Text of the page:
“Henry Pryor, a property buying agent, says the London luxury new-build market is ‘already overstuffed but we’re just building more of them’.
“’We’re going to have loads of empty and part-built posh ghost towers,’ he says. ‘They were built as gambling chips for rich overseas investors, but they are no longer interested in the London casino and have moved on.”
“Ghost towers: half of new-build luxury London flats fail to sell,” Rupert Neate, The Guardian, January 26, 2018
“According to U.S. group Demographia, Vancouver is the third-least affordable city in the world for a home ….”
“Vancouver housing market more unaffordable than New York and London: survey,” Gerry Marr, The Financial Post, January 26, 2016
“I think there are people who say the Vancouver model is fine, and then there are others who don’t like the Vancouver model.”
Hon. Mike Farnworth, Minister of Public Safety & Solicitor General
“In this chapter, we introduce the Vancouver model to tourism infrastructure planning and development. The key characteristics of this model are (1) an emphasis on private sector participation in tourism project development with little or no direct public financial support, (2) the leveraging of tourist amenities and infrastructure through private sector developments, and (3) an emphasis on planning for a liveable region, with particular emphasis on housing.”
Dennis R. Judd, The Infrastructure of Play: Building the Tourist City
“Of course, the Vancouver model lacks the keen public relations touch of the other, more media-centric New Urbanism. But that may come. Within a matter of years, the Vancouver urban prototype will save more energy, house more people, and make finer urban neigh- borhoods than all the overhyped neo-nineteenth-century projects combined. Vancouver is the portal through which the twenty-first-century city is being conceived, for good, and sometimes, for ill.”
Trevor Boddy, “New Urbanism: ‘The Vancouver Model’”
“[T]he Vancouver model is socially and politically regressive, promoting a suburban homogeneity, complacency, and torpor that threatens the capacity of cities to function as sites that support vitality, difference, and invention.”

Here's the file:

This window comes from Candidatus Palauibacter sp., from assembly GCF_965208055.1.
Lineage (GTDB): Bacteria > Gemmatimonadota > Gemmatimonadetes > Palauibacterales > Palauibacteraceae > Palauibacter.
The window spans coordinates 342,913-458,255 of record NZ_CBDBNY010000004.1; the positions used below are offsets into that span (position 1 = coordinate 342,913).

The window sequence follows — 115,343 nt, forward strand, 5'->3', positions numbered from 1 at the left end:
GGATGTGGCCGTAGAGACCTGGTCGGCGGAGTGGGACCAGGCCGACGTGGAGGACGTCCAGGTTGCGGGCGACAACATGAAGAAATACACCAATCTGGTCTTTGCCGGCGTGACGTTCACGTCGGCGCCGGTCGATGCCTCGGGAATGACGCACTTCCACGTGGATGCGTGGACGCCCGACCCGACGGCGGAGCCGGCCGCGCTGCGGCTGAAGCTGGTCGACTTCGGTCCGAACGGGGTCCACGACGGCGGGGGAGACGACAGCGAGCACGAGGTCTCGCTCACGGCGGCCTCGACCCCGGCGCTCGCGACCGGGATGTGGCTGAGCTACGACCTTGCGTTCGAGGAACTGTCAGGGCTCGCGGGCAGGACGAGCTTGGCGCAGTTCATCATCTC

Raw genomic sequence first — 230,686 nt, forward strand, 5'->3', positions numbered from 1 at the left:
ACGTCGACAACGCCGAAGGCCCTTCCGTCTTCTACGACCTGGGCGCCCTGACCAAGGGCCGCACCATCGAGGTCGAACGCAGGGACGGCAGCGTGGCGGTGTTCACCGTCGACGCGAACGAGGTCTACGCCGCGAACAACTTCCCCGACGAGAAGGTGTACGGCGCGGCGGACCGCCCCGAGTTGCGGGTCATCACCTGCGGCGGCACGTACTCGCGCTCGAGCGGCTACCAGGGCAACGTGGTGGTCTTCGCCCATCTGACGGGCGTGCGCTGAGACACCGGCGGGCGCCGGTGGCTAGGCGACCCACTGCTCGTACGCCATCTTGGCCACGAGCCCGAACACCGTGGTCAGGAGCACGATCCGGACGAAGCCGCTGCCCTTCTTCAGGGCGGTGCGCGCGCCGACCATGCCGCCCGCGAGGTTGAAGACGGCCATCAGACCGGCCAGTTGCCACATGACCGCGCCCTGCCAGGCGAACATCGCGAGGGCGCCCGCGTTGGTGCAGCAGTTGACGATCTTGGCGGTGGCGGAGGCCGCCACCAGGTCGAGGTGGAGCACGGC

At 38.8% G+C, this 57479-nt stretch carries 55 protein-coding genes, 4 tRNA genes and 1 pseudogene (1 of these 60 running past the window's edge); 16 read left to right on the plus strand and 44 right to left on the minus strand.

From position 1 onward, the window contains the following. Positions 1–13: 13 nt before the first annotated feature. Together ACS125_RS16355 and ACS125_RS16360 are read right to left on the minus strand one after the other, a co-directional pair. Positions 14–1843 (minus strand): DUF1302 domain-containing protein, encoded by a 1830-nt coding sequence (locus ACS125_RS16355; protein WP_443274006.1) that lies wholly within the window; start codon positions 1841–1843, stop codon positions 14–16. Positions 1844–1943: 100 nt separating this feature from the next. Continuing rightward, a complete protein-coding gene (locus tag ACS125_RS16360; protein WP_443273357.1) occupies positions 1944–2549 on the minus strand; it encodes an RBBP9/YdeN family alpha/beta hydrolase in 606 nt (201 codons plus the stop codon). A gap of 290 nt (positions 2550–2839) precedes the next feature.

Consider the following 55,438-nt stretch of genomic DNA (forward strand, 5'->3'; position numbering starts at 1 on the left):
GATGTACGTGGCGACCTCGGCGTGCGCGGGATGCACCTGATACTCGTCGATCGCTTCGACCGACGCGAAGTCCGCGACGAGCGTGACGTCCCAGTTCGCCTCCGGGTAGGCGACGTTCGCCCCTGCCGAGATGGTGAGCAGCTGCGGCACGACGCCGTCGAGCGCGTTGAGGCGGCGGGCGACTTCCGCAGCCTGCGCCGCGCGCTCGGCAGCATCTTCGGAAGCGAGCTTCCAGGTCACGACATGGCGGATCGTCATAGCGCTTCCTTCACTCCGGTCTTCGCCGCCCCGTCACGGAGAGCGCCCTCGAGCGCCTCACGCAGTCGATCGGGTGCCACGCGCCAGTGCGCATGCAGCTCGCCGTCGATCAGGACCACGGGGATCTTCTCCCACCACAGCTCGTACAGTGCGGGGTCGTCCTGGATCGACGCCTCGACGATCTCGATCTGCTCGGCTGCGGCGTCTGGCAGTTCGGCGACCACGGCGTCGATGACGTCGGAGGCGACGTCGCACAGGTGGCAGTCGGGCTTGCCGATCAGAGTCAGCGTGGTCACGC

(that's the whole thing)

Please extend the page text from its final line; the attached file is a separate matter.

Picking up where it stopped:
“I was advised that the particular style of money laundering in B.C. related to B.C. casinos is being called, quote, ‘the Vancouver model’ in at least one international intelligence community.”
Hon. David Eby, Attorney General
The sudden arrival of the unseasonal cold has sped-up the fig tree’s autumnal striptease. Its bare limbs stand among a discarded shroud of leaves.
On this crystal clear Sunday I opt for the raking zen exercise.
Pulling the freeze-dried leaves into a pile, sunshine catches.
Something dreamlike: ice, molded by the corrugated skin and delicate veins of leaves.
“You may not have heard of the South Korean pop group Twice, but the nine-member K-Pop superstars have put Canada, and specifically Vancouver, on the world map with their new hit video ….
“In the video, the young women appear in locations around Vancouver, singing and dancing at several spots in historic (and ultra-hip) Gastown, along the Stanley Park seawall, in a famous downtown alley, at a favourite deli and more — as well as in the fishing village of Steveston, on the White Rock pier, and while taking a ride on the SkyTrain.”
As reported in the Vancouver Sun, census figures for 2016 show 25,502 unoccupied or empty housing units in the City of Vancouver -15 per cent higher than recorded in the previous census of 2011.
According to urban planner and Director of Simon Fraser University’s City Program, the bulk of the empty units were concentrated in Coal Harbour, Marine Gateway and Joyce-Collingwood. Following Vancouver were Surrey (11,195 homes), Burnaby (5,829) and Richmond (4,021).
From “Population Change 2011 – 2016” by CensusMapper (based on Canada Census 2016):
This map shows the relative population change between the 2011 and 2016 censuses in each area.
The population grew in all provinces except in New Brunswick, where population dropped by half a percent.
At the Census District level there is considerable variation, with strongest population gains in urban areas.
Even within Census Metropolitan areas there are parts with population decline, as can be seen well e.g. in Vancouver ….
Every year U-Haul International, Inc. presents “migration trends” reports, based on data collected from more than 21,000 locations in all 50 states and 10 provinces.
City growth rankings are determined by the net of one-way U-Hauls arriving and departing in a calendar year.
According to this information, Kamloops leads the country in growth -that is, it leads in net arrivals. The top-ranking British Columbia cities are, Chilliwack (9th), Vernon (15th), Penticton (18th) and Merritt (24th).
As Gordon Clark underscores: 52.9 per cent of one-way U-Haul trucks leave Vancouver, compared to the 47.1 per cent that arrive.
In other words, we’re a “net loss city.”